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Cattle drinking from farm ponds can hurt livestock, fish and shoreline By Frank M. Watson

Many Georgia farmers use their fish ponds as water sources for livestock. A pond located in a pasture is a convenient and dependable source of water for stock, but letting cattle have free access to a pond is not the best decision for the animals, the pond or the fish that live there.

From the standpoint of animal health, diseases are spread throughout the herd when animals come into contact with urine and/or feces discharged from infected animals. Since farm animals defecate in or around ponds, infection can spread rapidly through the contaminated drinking water.

Allowing livestock free access to a pond also interferes with its fish production. Livestock erode the dam and shoreline area by wading into the pond, literally muddying the pond water.

Muddy pond water can interfere with fish reproduction and slow fish growth, and ponds where livestock wade tend to remain muddy throughout the year. Muddy ponds enriched with manure are more likely to have a fish kill from summertime oxygen depletion. To prevent these problems, farmers should install a fence to keep livestock away from ponds.

Water should be supplied to livestock through a tank equipped with a float control and located below the dam. Using this method, the water is cleaner, the livestock do not damage the dam and the pond can be more easily managed.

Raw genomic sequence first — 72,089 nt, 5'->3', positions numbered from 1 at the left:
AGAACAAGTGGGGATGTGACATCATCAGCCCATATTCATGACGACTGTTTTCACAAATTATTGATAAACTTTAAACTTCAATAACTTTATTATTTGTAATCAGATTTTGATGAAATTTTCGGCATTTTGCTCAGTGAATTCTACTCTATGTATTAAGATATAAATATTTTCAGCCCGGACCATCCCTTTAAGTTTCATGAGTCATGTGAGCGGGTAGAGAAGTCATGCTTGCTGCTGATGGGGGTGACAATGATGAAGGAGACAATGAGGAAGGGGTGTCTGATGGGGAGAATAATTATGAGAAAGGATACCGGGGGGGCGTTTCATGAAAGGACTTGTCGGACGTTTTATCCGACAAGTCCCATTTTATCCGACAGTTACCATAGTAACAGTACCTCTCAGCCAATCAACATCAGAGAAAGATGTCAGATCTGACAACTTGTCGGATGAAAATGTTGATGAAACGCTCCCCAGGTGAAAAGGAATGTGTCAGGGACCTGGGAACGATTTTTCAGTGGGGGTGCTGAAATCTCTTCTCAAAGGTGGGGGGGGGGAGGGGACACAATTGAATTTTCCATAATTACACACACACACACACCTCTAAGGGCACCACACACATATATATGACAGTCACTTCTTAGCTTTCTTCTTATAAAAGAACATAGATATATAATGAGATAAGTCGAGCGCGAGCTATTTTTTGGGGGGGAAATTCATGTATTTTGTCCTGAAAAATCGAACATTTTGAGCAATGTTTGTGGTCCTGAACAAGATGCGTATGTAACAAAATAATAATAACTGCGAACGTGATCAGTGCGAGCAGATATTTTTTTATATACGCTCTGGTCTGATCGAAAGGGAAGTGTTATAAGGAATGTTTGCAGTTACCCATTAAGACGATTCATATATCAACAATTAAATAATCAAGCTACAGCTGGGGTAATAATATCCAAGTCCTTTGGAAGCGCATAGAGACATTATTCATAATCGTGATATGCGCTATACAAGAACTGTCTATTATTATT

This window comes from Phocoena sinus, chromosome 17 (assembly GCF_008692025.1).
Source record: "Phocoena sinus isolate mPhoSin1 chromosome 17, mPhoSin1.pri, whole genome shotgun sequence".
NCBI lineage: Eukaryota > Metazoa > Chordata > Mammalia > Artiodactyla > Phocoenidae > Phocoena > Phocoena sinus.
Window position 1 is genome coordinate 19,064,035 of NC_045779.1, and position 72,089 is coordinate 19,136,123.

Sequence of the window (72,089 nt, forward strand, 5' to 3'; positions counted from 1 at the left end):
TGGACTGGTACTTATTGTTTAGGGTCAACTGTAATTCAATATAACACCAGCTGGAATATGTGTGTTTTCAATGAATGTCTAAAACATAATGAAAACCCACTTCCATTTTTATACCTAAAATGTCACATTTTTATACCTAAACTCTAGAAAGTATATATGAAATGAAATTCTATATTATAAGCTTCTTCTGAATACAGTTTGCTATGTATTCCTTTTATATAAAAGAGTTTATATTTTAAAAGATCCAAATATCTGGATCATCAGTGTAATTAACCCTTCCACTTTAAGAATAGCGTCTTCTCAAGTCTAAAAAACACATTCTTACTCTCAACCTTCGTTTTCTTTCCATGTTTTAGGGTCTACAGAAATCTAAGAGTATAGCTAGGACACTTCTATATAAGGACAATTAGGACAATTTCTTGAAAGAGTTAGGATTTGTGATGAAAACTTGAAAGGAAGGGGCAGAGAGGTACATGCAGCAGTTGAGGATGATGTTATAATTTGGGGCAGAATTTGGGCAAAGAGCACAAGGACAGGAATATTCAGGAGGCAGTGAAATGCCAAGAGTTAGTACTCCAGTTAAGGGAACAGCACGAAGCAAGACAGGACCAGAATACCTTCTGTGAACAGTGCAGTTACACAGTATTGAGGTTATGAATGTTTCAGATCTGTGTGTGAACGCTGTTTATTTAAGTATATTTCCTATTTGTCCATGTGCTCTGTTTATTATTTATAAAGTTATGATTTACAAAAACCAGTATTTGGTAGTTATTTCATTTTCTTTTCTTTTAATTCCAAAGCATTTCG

Some Georgia farmers are eligible for cost share dollars to help pay for a system like this. Contact the U.S. Department of Agriculture Natural Resources Conservation Service’s state conservation office at (706) 546-2272 for more information on cost share assistance. For more on how to provide cattle with a quality water supply, see University of Georgia Cooperative Extension publication SB 56 at extension.uga.edu/publications/.

(Frank Watson is the University of Georgia Extension agent in Wilkes County, Ga.)

Cows at trough
Cows at trough

Using a farm pond as a giant watering dish for cattle may be an easy way to provide livestock with water, but it's not the healthiest. University of Georgia Cooperative Extension experts say this can spread diseases through a herd, affect the fish quality and destroy the stability of the pond's shoreline.

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Using a farm pond as a giant watering dish for cattle may be an easy way to provide livestock with water, but it's not the healthiest. University of Georgia Cooperative Extension experts say this can spread diseases through a herd, affect the fish quality and destroy the stability of the pond's shoreline. Download Image
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